These long-term partners have not only navigated the challenges posed by the COVID-19 pandemic with the use of Microsoft Teams and Microsoft 365, but are now looking to a future packed with virtual events to enhance the FX, well beyond NASCAR’S famous Daytona racetrack. 

“Together, we've created a secure environment that's allowed for collaboration, but the future is all about the fans”, said Melinda Cook, General Manager for Microsoft South USA Commercial Business, who cited a culture of transparency, passion, adaptiveness, and a growth mindset as to why this alignment is so successful.”

“We've partnered to create a fluid, immersive experience for the users that is supported by a secure foundation with Microsoft in the background. We are focused on empowering and enabling customers and businesses, like NASCAR, to reach their full potential. We do this with our cloud platform which provides data insights and security.”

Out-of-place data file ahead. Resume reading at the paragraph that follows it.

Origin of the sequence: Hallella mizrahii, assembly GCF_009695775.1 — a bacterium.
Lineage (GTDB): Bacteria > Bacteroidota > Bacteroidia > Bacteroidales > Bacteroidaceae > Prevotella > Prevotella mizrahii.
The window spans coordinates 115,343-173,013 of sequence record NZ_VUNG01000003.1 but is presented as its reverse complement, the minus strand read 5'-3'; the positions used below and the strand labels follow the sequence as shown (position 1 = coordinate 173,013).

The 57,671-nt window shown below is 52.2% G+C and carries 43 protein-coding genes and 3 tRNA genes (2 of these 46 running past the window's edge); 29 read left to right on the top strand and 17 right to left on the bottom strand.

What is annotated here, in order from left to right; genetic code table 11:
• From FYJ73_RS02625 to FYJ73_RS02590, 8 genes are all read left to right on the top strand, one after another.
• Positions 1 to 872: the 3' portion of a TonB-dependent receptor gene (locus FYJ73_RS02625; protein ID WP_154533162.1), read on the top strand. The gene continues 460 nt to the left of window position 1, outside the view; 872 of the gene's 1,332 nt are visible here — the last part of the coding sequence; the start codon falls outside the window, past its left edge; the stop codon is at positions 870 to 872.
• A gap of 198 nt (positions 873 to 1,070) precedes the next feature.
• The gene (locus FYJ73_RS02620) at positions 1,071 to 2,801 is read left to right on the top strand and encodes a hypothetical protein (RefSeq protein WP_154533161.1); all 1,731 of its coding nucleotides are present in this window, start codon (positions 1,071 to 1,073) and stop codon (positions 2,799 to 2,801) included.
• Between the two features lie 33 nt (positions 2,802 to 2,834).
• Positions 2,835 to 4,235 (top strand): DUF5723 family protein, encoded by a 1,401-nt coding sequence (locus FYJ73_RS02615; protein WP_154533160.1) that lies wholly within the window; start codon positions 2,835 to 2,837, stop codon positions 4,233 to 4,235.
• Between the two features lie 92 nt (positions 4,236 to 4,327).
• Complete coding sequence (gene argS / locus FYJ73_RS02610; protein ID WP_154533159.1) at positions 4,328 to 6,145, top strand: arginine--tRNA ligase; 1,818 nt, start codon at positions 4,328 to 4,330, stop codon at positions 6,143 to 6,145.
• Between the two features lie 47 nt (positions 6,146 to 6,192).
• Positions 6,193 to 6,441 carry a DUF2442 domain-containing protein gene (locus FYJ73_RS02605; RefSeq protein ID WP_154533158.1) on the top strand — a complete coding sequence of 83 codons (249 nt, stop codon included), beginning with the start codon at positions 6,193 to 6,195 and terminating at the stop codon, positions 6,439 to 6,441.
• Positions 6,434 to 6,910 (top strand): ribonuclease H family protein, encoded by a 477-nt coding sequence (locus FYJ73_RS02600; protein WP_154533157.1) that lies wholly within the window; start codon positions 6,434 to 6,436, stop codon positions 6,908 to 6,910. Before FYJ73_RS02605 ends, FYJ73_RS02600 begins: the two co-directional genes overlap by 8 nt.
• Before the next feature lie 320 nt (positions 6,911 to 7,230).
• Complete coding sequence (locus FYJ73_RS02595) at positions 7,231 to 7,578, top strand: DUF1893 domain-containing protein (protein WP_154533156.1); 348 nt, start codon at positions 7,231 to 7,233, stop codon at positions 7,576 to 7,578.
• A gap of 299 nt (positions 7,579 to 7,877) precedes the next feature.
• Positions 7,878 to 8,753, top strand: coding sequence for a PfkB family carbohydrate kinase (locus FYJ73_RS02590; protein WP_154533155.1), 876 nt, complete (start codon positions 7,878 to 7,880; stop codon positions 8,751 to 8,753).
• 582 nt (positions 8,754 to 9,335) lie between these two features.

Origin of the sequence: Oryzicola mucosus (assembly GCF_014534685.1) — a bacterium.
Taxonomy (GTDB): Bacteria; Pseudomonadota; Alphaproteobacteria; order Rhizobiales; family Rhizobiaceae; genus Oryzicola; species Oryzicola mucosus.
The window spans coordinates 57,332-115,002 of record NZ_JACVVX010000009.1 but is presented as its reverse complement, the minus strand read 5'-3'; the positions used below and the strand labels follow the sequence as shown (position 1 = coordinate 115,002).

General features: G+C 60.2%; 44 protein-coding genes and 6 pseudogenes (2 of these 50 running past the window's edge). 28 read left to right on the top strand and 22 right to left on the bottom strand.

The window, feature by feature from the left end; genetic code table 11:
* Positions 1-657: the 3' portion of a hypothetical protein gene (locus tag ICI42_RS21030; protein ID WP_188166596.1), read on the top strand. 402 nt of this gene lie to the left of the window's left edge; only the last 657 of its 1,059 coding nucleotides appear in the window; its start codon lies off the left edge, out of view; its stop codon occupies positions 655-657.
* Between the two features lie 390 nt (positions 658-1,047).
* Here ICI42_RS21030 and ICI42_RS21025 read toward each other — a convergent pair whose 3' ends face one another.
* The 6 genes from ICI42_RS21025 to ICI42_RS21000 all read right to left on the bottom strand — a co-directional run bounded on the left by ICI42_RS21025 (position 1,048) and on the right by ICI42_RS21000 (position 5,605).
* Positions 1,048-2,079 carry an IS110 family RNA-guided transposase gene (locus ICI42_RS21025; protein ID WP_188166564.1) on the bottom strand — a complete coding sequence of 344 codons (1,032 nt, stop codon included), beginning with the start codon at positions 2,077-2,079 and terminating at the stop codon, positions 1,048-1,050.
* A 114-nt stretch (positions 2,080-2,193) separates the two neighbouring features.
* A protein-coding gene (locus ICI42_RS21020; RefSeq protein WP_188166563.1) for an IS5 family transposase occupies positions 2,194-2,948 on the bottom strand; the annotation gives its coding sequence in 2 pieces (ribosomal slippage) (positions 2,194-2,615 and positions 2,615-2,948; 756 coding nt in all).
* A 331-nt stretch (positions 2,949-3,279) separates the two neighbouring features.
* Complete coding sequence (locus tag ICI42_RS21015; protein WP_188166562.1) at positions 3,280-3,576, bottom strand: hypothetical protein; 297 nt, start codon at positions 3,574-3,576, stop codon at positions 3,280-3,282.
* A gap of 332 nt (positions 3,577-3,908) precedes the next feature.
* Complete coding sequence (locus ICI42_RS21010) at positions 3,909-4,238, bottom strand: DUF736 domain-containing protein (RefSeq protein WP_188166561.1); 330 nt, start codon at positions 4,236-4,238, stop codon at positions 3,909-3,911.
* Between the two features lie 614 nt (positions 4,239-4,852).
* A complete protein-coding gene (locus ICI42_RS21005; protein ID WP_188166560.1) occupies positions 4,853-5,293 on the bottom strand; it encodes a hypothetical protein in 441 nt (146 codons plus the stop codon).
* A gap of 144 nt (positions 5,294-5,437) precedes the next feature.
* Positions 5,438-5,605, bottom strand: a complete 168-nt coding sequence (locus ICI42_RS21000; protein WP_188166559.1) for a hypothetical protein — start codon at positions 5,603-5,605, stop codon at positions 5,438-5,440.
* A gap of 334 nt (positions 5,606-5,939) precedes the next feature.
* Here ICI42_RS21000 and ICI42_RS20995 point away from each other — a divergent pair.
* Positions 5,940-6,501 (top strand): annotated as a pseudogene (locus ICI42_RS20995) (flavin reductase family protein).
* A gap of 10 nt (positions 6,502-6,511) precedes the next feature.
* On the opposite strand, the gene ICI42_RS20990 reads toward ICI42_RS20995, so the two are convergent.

“Our cloud environment allows NASCAR to move forward with their digital transformation journey while we are in the background,” said Cook who highlights that Microsoft is helping NASCAR

  • Empower employees productivity and collaboration
  • Improve fan engagement and experience
  • Improve environment security and IT productivity
  • Improve racing operations


Microsoft Teams, which is part of the Microsoft 365 suite, enabled employees to work remotely, while staying productive, during the pandemic. “This allowed people to provide the same level of productivity with the use of video conference and instant messaging to collaborate on documents. Increased automation also allows the pit crews, IT, and the business to focus on safety, racing operations, and on the fan experience,” said Cook.